As Michael Kruse explained in Politico in 2015, Sanders, then 73, “has been preaching socialism for nearly half a century, and he cites Eugene Debs, the five-time presidential candidate of the Socialist Party of America, as his hero. But he hasn’t always embraced the label.”

Back in 1976, Sanders said, “I myself don’t use the word socialism, because people have been brainwashed into thinking socialism automatically means slave-labor camps, dictatorship and lack of freedom of speech.”

And he reiterated that position in different forms in the years following. But by 1989, he said, “In Vermont, everybody knows that I am a socialist and that many people in our movement, not all, are socialists.”

Today, this Sanders quote sums things up well: “I am a socialist; of course I am a socialist. To hold a vision that society can be fundamentally different, to believe that all people can be equal - that is not a new idea.”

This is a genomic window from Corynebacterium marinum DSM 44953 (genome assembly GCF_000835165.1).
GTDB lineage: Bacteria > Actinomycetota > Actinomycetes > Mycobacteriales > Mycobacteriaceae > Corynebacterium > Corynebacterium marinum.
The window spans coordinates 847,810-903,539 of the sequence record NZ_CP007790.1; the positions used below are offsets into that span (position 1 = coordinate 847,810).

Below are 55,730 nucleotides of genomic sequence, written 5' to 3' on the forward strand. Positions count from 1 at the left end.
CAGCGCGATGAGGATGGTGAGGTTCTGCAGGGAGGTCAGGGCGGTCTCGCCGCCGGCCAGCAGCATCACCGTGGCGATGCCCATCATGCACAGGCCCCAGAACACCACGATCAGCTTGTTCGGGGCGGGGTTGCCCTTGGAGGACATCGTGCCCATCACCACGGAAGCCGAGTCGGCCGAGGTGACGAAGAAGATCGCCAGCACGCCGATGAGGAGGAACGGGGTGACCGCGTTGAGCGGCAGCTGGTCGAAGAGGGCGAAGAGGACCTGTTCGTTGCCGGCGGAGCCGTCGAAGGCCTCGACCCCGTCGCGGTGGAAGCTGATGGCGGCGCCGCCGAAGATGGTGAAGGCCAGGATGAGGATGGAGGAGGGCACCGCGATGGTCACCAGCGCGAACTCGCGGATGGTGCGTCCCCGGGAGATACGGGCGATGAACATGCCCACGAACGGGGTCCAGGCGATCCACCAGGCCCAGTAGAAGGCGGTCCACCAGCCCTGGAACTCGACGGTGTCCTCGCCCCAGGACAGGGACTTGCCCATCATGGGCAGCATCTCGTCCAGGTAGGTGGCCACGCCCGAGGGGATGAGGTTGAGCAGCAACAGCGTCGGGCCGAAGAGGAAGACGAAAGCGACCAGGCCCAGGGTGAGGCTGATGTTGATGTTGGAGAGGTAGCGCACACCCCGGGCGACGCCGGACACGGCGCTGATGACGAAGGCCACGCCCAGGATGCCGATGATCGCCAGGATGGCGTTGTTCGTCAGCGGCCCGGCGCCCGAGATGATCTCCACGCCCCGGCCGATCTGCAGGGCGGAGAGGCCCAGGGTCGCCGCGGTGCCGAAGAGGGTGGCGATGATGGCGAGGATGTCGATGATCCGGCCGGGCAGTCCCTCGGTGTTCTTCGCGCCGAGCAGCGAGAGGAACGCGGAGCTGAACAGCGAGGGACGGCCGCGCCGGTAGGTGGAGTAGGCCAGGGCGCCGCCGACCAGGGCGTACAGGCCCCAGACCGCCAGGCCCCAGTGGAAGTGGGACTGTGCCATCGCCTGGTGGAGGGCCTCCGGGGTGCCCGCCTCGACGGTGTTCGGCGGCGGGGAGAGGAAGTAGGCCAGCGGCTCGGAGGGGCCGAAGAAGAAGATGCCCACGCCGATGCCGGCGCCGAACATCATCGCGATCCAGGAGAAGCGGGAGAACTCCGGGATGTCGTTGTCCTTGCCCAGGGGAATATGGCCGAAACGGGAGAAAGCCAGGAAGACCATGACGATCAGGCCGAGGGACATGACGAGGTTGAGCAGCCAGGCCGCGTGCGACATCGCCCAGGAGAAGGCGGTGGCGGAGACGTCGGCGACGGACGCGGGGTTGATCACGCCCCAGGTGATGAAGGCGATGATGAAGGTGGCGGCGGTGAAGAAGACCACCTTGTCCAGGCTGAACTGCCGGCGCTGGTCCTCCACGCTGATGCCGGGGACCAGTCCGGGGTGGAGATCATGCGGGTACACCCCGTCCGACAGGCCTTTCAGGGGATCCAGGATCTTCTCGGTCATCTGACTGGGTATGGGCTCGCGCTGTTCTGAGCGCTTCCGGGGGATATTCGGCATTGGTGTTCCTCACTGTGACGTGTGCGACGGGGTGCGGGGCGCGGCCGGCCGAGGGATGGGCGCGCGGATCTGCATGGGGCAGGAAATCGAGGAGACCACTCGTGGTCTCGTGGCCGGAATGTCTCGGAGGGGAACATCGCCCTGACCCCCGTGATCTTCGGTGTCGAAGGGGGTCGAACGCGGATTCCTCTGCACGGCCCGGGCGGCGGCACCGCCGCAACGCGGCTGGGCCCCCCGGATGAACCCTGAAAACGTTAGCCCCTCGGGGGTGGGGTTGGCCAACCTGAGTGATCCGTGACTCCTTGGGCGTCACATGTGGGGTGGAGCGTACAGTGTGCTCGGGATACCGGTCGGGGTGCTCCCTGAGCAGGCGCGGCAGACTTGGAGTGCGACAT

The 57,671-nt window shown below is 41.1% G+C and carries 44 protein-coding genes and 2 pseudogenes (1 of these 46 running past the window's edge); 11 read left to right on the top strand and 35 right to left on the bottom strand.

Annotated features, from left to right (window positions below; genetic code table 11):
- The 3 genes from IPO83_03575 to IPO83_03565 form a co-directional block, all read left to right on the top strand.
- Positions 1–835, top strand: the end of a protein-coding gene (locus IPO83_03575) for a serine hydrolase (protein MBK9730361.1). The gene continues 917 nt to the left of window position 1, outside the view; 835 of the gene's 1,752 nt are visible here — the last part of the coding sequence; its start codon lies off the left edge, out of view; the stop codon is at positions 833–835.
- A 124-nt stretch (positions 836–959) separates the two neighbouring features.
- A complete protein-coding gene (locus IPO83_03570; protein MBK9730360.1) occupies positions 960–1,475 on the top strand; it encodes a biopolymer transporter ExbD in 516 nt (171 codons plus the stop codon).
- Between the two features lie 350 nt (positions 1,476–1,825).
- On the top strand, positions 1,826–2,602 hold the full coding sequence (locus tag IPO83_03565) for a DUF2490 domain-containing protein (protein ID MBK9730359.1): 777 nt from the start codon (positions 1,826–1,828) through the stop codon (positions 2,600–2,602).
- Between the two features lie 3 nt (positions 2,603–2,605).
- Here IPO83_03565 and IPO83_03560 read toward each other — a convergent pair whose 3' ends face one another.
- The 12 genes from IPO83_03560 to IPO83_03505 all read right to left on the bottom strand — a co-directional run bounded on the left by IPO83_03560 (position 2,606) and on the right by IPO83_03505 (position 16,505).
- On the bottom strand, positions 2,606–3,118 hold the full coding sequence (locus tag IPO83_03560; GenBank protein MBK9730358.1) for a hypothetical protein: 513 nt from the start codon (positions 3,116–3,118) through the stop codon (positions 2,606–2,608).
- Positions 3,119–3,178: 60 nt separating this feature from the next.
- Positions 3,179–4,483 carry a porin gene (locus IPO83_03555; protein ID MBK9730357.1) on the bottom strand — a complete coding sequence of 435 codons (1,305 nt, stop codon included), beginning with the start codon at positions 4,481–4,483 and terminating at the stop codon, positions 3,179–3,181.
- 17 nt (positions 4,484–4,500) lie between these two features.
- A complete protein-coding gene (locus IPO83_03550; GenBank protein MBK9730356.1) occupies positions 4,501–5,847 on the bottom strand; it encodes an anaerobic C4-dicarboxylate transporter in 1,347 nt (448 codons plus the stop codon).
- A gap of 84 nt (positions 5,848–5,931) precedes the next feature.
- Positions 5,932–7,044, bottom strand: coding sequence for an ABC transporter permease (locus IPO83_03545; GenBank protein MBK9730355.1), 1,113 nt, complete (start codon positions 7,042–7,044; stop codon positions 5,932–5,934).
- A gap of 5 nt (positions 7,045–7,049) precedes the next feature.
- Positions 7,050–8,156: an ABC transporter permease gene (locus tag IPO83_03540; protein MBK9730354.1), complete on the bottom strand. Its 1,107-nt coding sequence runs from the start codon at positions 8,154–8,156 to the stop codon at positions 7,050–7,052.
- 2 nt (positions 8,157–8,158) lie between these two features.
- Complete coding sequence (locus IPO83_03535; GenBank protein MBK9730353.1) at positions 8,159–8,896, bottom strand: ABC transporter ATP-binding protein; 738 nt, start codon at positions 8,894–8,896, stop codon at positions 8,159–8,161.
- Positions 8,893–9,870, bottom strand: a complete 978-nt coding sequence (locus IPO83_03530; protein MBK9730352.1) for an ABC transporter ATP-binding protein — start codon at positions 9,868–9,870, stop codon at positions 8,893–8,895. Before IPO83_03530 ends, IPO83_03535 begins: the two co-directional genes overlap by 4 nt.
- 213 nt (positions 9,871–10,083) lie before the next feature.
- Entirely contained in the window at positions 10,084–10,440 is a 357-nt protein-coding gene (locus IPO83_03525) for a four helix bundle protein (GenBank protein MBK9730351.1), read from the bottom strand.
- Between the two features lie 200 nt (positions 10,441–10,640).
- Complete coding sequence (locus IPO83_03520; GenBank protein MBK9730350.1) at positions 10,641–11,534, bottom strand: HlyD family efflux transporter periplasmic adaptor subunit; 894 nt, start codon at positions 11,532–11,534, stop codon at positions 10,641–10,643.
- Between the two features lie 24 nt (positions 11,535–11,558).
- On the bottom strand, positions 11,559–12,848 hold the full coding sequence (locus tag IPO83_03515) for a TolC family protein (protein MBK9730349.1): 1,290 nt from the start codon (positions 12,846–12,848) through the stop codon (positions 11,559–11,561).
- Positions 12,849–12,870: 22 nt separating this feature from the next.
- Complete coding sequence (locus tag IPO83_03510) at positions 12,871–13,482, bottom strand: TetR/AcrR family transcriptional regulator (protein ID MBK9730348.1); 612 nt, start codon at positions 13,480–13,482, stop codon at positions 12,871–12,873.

It is certainly not a new idea.

But it is a failed idea – that is, as far as the socialist method of making everyone equal.

Of course, the concept sounds grand and wonderful. As one professor described the Sanders’ vision, “What being a socialist means is … that you hold out … a vision of society where poverty is absolutely unnecessary, where international relations are not based on greed … but on cooperation … where human beings can own the means of production and work together rather than having to work as semi-slaves to other people who can hire and fire.”

And this is the concept that has gripped many of his devoted followers. Together, we can make the world a better place for everyone.

But let’s not fool ourselves. It is not so much a glorious, altruistic vision of equality that fuels the fire of many a Sanders voter. It is the promise of free college tuition. It is the prospect of taking money from the very rich and distributing it to the hardworking poor.

It is the idea that the custodian should sit on the board of the company that owns his building, lecturing the fat cats on the plight of the average Joe and Jane.

It is the lure of the free handout.

Free healthcare.

Free advanced education.

Maybe even your mortgage paid and gas in your car.

And who, pray tell, will pay for it? “They will!”